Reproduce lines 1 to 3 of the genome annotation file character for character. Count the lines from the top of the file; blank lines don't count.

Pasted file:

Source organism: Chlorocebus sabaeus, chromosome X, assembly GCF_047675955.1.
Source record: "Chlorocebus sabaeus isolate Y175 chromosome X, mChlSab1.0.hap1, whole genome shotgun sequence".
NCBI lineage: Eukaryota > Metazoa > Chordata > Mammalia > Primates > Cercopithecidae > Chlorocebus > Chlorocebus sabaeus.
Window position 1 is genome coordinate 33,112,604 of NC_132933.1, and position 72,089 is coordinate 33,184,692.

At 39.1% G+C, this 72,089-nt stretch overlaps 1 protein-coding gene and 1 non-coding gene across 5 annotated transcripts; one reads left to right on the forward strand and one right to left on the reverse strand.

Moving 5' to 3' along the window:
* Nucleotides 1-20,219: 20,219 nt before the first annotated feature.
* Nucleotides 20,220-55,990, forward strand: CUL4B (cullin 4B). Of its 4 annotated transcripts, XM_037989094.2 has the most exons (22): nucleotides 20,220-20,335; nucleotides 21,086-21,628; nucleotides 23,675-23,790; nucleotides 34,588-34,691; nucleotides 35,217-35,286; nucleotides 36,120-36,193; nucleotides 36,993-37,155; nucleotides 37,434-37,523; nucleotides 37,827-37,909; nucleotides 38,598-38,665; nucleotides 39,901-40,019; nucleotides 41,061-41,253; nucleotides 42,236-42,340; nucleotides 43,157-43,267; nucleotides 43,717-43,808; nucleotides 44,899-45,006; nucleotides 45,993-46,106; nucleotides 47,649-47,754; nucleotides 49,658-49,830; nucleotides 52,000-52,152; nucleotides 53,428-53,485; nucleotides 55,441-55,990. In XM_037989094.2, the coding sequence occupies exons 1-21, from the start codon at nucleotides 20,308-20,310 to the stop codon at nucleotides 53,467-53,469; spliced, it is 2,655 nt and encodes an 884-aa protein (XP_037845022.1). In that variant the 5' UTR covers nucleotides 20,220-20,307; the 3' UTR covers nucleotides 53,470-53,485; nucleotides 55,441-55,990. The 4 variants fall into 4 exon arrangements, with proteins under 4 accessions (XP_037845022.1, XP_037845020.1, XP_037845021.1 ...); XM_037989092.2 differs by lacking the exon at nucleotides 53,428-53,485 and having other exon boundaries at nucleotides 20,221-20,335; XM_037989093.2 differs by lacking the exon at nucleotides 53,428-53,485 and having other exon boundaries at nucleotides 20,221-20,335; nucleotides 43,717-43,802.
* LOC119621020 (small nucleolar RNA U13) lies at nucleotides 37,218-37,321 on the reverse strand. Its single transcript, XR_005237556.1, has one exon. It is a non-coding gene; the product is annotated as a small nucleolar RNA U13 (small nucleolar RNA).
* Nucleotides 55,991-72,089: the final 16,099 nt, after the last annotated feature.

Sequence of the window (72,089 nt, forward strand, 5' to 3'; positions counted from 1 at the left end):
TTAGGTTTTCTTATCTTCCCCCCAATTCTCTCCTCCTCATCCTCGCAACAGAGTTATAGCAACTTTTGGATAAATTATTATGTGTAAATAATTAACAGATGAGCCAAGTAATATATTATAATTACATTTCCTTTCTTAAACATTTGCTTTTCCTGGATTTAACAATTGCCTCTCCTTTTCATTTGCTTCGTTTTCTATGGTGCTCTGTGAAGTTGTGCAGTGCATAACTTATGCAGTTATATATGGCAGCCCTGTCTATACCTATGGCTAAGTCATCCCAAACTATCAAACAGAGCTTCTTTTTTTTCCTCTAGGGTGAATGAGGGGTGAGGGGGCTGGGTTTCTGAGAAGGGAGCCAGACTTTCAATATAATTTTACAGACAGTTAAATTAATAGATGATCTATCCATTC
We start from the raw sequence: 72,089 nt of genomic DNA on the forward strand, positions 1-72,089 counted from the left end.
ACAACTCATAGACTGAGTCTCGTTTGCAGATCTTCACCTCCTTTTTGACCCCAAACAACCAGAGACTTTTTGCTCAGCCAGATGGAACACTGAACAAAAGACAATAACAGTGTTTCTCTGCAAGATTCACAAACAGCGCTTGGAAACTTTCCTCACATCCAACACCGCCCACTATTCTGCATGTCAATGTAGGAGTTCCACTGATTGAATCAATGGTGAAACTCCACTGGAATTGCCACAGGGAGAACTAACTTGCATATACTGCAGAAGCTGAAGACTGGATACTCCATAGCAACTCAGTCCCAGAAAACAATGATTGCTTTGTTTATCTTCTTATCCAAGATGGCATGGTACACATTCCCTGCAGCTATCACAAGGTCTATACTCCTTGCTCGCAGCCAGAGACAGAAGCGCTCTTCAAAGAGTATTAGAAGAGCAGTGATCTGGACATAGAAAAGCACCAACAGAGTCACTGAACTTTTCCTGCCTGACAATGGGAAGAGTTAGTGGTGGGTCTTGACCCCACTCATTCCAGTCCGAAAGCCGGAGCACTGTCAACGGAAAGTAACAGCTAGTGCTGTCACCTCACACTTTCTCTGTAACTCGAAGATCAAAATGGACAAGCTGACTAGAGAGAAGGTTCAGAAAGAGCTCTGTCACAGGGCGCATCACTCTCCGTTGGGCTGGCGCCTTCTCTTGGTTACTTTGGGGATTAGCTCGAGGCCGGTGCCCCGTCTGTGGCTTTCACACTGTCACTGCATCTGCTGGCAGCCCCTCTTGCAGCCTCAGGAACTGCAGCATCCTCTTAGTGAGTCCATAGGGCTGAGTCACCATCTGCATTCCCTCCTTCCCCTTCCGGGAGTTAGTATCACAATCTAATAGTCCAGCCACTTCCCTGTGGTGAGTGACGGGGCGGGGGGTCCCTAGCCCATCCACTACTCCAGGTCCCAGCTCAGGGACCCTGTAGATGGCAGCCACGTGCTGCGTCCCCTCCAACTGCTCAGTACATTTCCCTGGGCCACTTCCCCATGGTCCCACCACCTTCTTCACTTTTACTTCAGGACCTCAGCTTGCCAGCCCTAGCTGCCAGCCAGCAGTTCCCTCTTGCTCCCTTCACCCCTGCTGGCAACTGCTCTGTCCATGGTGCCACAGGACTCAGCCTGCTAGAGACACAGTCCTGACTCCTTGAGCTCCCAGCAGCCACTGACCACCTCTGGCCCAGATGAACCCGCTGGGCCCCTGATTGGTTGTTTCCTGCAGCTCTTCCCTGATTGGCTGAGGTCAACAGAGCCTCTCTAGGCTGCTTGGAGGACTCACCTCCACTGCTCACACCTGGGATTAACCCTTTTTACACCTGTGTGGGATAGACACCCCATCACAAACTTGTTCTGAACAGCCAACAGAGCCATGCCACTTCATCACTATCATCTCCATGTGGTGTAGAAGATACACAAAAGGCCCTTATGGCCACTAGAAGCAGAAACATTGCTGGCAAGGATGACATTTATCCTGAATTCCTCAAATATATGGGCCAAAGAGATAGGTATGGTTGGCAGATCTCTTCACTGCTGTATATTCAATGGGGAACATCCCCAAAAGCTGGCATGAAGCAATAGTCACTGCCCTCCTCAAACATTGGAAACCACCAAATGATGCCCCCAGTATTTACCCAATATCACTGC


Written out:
Source organism: Chlorocebus sabaeus, chromosome X, assembly GCF_047675955.1.
Source record: "Chlorocebus sabaeus isolate Y175 chromosome X, mChlSab1.0.hap1, whole genome shotgun sequence".
NCBI lineage: Eukaryota > Metazoa > Chordata > Mammalia > Primates > Cercopithecidae > Chlorocebus > Chlorocebus sabaeus.